Understanding Your Automotive

Too Hot To Handle: Diagnosing And Repairing 3 Common Causes Of Overheating Ute Gearboxes

The average ute takes a pretty heavy beating in the course of its duties, especially if it is frequently used off-road or for carrying heavy loads, and the various components that enable it to run smoothly are not immune to this punishment. A ute's gearbox and transmission system, while robust and constructed with ruggedness in mind, is no exception, and a variety of issues can affect the function of a ute gearbox over the course of its working life.

One of the most common problems that affects ute gearboxes is chronic overheating, and getting to the root cause of these persistent heat issues can be a challenging. A wide variety of malfunctions can cause ute gearboxes to overheat, and having the gearbox inspected and repaired by a professional gearbox repair tech is generally the fastest and most reliable option. However, you can attempt to rule out some of the more common causes of gearbox overheating yourself by checking for the following problems:

Gearbox fluid problems

Automatic and manual gearboxes alike are heavily reliant on the fluid surrounding the gears themselves. This fluid services two functions; its lubricating properties educe friction and wear of the gears, while its heat conducting properties allow it to draw excessive heat away from moving parts. As you can imagine, problems with this fluid can rapidly lead to overheating issues.

Your first port of call should be to check the fluid levels inside your gearbox, but sufficient fluid does not entirely rule out gearbox fluid problems. Ascertain the original colour of your chosen gearbox fluid (most brands are dyed red, but green and blue variants are also sold) and compare it to the colour of the fluid in your gearbox.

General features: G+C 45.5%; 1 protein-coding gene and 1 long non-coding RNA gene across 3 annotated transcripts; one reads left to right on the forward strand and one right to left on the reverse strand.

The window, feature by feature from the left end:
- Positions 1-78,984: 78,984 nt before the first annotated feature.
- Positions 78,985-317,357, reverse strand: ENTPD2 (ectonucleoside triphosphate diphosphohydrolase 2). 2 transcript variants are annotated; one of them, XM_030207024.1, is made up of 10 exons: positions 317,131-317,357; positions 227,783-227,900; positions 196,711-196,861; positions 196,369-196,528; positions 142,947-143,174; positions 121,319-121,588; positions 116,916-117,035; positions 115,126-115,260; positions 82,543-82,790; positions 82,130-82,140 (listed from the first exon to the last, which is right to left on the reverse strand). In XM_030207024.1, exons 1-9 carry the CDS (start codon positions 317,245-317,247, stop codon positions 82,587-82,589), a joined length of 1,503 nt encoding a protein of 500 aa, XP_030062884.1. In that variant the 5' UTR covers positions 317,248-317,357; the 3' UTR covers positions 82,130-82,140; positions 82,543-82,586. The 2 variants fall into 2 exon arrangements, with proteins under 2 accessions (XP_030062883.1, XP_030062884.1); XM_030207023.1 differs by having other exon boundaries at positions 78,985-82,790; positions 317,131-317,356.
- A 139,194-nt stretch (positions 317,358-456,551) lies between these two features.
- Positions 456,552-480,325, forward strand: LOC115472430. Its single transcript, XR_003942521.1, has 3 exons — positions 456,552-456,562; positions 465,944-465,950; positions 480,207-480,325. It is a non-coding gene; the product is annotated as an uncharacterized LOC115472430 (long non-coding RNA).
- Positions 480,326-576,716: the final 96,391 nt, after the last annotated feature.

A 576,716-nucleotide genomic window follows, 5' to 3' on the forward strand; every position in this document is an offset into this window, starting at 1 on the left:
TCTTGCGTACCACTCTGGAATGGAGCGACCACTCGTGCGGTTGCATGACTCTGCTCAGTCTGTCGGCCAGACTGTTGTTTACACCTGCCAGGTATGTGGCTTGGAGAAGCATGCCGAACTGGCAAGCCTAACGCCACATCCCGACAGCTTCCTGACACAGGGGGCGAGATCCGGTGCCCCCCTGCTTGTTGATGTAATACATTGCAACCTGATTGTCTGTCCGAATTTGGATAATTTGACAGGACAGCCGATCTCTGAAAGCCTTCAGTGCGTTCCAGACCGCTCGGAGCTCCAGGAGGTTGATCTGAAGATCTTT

If the fluid in the gearbox is darker, it may have aged and become less effective, necessitating fluid replacement. Significantly paler fluid may have been contaminated with water, and will also have to be replaced. Water-tainted fluid is generally caused by a leak somewhere in the gearbox housing or fluid lines, so if this problem presents itself you should conduct a thorough search for the leak that allowed the water to enter your fluid supply.

Gearbox pump failure

All automatic gearboxes, and some manual models, are fitted with a pump to pressurise the fluid inside. This pump ensures that the gears receive a ready supply of cooling fluid, and is also vital for proper functioning of the clutch, so a malfunctioning pump can cause both overheating problems and noticeably slugging and laboured shifting between gears.

If this combination of problems affects your gearbox, inspect the pump for malfunctions; if you are lucky, it may simple be clogged with sediment, and removing and cleaning the pump filters can solve the issue. If the problem is more mechanical in nature (such as a burnt-out motor), professional repairs are in order.

Solenoid failure

Your gearbox's solenoid controls the valves that allow fluid to flow from the reservoir to the gear housing, and is frequently one the first components of an older gearbox to fail. Without a functioning solenoid, these valves remain closed and your gearbox is deprived of fluid, causing rapid overheating issues. Solenoids are generally small and inexpensive, and replacing them is usually more economical than repairing them.